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In the news a couple of years ago a guy in Dallas put Astro Turf in his front yard. He had the best looking yard in the neighborhood. Good on water conservation and no pollution mowing it. City of Dallas said he was violating city ordinances and they made him rip it out. Go figure!
Jul 30, 2012 7:33PM
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Can they do highlights?  Or maybe red and green stripes for Christmas?
I prefer a natural effect, not  golf course.
But then I like nature and have better things to do
Jul 30, 2012 7:26PM
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I wish we could go over to astroturf lawns.LOL Maybe just the infrequent vacum in summer. Save the water for better things such as growing vegetables and flowers.
Jul 30, 2012 7:20PM
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While I was reading this I had the Alice in Wonderland song "Painting the Roses Red" stuck in my head:

"Painting the roses red
We're painting the roses red
We dare not stop or waste a drop
So let the paint be spread!
We're painting the roses red
We're painting the roses red!

Oh, Painting the roses red
And many a tear we shed
Because we know
They'll cease to grow
In fact they'll soon be dead!..."
Jul 30, 2012 7:05PM
Jul 30, 2012 6:31PM
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I remember when LBJ was President, he and Lady Bird would fly into Bergstrom AFB in Austin.  The Air Force would paint the grass green on the main street so LadyBird would be happy .  Sad but true.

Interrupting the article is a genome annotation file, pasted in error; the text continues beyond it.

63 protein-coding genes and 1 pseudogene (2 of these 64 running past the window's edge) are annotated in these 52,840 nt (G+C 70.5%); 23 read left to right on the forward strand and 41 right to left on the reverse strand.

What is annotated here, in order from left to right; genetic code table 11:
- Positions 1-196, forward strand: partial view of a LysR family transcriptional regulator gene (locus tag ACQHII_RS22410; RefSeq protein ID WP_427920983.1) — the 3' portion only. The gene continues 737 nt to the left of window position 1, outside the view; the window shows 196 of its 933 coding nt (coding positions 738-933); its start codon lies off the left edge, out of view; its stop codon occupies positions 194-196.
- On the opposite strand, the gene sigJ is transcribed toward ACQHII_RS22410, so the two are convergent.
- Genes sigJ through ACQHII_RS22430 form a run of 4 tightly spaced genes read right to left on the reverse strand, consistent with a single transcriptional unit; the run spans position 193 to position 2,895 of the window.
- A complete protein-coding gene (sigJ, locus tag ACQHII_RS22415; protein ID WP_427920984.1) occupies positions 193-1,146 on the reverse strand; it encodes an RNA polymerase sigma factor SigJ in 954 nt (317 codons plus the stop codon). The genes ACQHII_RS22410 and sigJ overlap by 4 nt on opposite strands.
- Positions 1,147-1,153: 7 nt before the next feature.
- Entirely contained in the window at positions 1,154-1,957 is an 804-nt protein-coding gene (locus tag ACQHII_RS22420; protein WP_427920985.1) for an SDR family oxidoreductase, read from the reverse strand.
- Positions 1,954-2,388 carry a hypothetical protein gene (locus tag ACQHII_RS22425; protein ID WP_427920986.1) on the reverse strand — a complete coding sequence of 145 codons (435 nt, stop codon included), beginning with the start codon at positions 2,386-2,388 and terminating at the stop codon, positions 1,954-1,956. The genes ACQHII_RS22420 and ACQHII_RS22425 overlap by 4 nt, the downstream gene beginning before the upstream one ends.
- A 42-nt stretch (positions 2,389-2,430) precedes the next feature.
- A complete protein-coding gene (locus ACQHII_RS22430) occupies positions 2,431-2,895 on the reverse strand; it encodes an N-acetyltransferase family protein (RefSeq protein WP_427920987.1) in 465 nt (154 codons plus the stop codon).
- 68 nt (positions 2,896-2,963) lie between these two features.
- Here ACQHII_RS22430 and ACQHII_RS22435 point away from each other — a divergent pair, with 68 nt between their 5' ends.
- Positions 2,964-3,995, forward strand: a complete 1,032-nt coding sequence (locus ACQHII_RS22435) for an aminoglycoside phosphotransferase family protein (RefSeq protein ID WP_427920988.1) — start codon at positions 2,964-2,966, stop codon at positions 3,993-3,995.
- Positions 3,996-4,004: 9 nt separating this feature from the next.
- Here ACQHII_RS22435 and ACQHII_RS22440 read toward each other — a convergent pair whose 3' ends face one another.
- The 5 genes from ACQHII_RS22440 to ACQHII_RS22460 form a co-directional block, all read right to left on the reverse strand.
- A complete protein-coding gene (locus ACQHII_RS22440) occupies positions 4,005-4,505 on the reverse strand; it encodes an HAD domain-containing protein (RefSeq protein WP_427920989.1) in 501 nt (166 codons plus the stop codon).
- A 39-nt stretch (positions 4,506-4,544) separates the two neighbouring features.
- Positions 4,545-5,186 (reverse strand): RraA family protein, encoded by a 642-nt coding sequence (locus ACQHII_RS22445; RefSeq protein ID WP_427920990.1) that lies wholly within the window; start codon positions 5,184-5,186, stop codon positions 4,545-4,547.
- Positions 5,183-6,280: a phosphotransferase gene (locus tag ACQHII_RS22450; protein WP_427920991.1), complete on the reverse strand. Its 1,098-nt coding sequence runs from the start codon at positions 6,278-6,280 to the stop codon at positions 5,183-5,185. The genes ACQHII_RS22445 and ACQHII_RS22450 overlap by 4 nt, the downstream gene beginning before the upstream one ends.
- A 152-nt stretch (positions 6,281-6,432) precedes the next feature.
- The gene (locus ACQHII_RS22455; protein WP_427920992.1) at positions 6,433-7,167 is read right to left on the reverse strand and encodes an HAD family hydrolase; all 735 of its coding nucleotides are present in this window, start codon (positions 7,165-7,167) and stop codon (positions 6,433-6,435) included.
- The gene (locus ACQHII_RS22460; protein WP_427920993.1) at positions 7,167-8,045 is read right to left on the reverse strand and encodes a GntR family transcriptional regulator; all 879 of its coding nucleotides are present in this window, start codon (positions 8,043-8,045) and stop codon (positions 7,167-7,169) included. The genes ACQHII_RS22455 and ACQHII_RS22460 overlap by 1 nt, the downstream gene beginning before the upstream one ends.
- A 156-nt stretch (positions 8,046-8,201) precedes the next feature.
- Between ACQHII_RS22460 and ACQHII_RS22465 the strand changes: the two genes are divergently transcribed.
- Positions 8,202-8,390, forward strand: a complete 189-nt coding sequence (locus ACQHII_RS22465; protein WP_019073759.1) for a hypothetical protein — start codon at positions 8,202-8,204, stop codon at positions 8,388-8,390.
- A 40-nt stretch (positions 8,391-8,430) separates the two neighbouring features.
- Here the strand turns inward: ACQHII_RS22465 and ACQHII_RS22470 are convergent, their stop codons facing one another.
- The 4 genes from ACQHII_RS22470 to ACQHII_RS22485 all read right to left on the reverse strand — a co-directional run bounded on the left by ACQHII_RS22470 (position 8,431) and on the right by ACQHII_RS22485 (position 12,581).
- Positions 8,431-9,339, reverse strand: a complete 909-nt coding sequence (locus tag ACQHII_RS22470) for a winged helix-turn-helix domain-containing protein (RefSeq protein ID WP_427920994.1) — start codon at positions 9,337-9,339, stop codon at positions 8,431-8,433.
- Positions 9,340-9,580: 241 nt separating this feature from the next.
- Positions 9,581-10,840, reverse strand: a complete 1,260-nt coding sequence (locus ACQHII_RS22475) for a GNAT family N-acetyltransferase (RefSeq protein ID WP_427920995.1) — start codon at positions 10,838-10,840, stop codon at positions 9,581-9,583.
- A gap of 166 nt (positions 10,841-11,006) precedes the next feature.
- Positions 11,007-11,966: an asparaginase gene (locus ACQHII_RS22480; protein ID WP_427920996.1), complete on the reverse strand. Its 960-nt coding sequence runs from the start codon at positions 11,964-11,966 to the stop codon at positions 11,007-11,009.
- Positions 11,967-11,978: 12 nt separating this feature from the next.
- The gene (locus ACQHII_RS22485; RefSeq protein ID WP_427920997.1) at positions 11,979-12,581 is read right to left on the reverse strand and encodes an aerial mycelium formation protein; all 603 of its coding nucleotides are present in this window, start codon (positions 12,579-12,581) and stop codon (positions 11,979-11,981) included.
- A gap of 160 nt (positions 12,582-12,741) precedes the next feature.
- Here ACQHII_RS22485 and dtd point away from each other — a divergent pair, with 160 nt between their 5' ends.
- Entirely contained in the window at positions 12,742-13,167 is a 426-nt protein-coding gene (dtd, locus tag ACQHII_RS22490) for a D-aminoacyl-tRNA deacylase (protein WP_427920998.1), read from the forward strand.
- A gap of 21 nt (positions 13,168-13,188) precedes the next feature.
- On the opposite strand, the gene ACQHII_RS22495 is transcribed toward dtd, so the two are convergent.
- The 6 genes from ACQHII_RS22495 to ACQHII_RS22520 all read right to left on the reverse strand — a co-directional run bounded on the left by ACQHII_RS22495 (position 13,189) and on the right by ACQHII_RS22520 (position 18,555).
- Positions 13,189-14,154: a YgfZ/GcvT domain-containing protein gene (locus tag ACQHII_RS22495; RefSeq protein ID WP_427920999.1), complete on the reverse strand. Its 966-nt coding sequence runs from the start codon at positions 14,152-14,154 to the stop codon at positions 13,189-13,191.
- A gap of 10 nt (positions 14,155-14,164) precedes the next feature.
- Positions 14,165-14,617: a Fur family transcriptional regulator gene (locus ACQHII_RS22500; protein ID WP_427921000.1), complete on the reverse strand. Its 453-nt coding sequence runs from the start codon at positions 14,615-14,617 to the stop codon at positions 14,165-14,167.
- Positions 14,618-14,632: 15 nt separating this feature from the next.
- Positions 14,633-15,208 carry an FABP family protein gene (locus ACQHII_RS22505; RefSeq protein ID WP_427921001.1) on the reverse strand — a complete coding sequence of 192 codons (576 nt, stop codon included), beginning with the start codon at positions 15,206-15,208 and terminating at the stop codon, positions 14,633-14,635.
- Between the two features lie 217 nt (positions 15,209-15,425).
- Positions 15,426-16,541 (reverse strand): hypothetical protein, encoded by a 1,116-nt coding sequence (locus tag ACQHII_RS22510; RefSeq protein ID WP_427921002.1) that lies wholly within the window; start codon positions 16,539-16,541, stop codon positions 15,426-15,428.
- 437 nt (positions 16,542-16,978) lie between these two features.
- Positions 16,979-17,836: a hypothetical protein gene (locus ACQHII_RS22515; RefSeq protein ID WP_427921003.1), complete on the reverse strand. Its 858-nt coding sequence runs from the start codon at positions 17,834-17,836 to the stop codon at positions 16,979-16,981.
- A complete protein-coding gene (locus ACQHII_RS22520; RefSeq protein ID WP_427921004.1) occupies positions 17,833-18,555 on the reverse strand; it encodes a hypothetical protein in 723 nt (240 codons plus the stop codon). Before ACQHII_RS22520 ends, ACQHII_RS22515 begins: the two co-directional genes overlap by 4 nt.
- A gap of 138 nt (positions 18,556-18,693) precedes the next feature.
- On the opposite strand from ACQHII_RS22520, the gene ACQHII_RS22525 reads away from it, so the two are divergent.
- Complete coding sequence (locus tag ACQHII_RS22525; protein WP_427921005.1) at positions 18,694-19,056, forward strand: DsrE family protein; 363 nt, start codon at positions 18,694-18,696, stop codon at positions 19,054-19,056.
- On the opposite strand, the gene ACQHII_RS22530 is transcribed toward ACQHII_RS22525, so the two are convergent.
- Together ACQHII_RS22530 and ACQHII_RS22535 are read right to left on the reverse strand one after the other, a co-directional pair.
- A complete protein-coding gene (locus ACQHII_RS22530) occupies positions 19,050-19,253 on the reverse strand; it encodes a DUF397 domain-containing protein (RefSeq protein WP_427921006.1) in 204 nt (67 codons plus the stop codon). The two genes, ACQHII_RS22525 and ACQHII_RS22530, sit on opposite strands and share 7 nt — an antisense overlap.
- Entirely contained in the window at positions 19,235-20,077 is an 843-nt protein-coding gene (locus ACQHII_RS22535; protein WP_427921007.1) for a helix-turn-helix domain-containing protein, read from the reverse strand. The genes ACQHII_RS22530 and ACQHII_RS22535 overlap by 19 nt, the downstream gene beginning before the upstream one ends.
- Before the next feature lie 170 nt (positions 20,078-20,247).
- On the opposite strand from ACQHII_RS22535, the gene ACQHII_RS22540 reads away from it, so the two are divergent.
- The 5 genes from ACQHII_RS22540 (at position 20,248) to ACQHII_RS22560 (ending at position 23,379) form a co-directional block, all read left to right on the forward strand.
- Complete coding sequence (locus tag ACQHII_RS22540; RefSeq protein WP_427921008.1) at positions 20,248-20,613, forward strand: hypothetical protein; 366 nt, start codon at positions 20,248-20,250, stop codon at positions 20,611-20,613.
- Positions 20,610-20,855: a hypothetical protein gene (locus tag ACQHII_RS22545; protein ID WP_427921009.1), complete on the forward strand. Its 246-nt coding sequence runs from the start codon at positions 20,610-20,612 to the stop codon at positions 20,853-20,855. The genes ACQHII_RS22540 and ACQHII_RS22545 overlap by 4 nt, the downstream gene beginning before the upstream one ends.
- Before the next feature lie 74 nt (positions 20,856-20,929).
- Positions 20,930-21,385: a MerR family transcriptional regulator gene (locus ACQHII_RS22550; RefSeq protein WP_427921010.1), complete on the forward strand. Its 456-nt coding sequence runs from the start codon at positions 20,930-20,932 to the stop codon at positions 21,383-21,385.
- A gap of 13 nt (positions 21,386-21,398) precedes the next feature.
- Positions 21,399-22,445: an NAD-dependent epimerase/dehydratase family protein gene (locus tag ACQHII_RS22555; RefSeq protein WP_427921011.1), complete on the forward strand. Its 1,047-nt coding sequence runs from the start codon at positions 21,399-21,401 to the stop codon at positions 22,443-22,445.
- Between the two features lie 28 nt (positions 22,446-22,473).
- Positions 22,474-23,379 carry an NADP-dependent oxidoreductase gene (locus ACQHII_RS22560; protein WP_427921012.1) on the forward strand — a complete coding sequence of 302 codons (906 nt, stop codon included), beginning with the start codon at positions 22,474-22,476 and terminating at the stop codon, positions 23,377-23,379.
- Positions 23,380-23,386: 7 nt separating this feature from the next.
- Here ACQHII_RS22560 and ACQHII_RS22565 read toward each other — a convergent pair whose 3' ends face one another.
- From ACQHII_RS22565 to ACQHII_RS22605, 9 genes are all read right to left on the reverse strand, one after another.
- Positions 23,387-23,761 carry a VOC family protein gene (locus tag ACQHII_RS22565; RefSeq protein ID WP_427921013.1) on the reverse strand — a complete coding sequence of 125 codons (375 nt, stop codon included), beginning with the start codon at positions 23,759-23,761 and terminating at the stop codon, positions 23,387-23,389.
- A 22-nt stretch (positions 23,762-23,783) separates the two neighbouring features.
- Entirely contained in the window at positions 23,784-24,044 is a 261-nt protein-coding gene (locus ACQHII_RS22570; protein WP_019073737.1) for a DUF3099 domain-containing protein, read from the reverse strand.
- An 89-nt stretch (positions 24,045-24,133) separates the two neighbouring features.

Jul 30, 2012 5:38PM
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Is there any concern about that paint on the lawn getting into the ground water?  The organic stuff would be fine. But the paint on large areas of ground seems like a bad idea. In Arizona I saw lawns simply covered with colored wood chips. Maybe that would be a care free yard, but not too nice to walk on barefooted!!
Jul 30, 2012 5:24PM
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I'm been picking around the edges of the lawn for a few years, converting it into evergreen & rose hedges and other gardens (fruit & nut trees & bushes, figs, strawberries, Chinese dates, asparagus, etc). They seem to use less water than grass and the shade underneath them seems to reduce evaporation.

I have 2 1/4 acres (originally half woods & half grass/driveway/house. Of course, 4 small streams makes water a little less of an issue.
Jul 30, 2012 4:55PM
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Apparently, Teresa Mears doesn't know that verdant and green are synonyms. Being from Florida is no excuse.
Jul 30, 2012 4:32PM
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I wanna be the first on my reservation to do this!! Where's my paintbrush ???
Jul 30, 2012 4:30PM
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New thing? In the early to mid sixties my father and I worked for Bruce Terminix pest control. We also painted lawns- including our own in summer time Arkansas, as well as special jobs for Razorback games. We even made light green concrete for jobs around our  house. It is pretty striking when a straight line of deep green divides your lawn from the dead yellow of the neighbors on either side.
  As to why we have lawns: Over 100 years ago only very wealthy could afford to maintain a lawn, so it was a status symbol. As commoners improved their income having a lawn was a sign that they "had made it" too.  Over time most have grown up thinking having a manicured carpet is only natural since nearly everyone except urban dwellers was born into a home with a lawn.









Jul 30, 2012 4:04PM
Jul 30, 2012 3:39PM
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This is one of those moments........ these people who are spraying their lawns green must have more

money than brains ! 

Jul 30, 2012 3:18PM
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To the people putting the lonely ads on here: The reason you are lonely is because you are very very very annoying!!!! quit posting crap on here.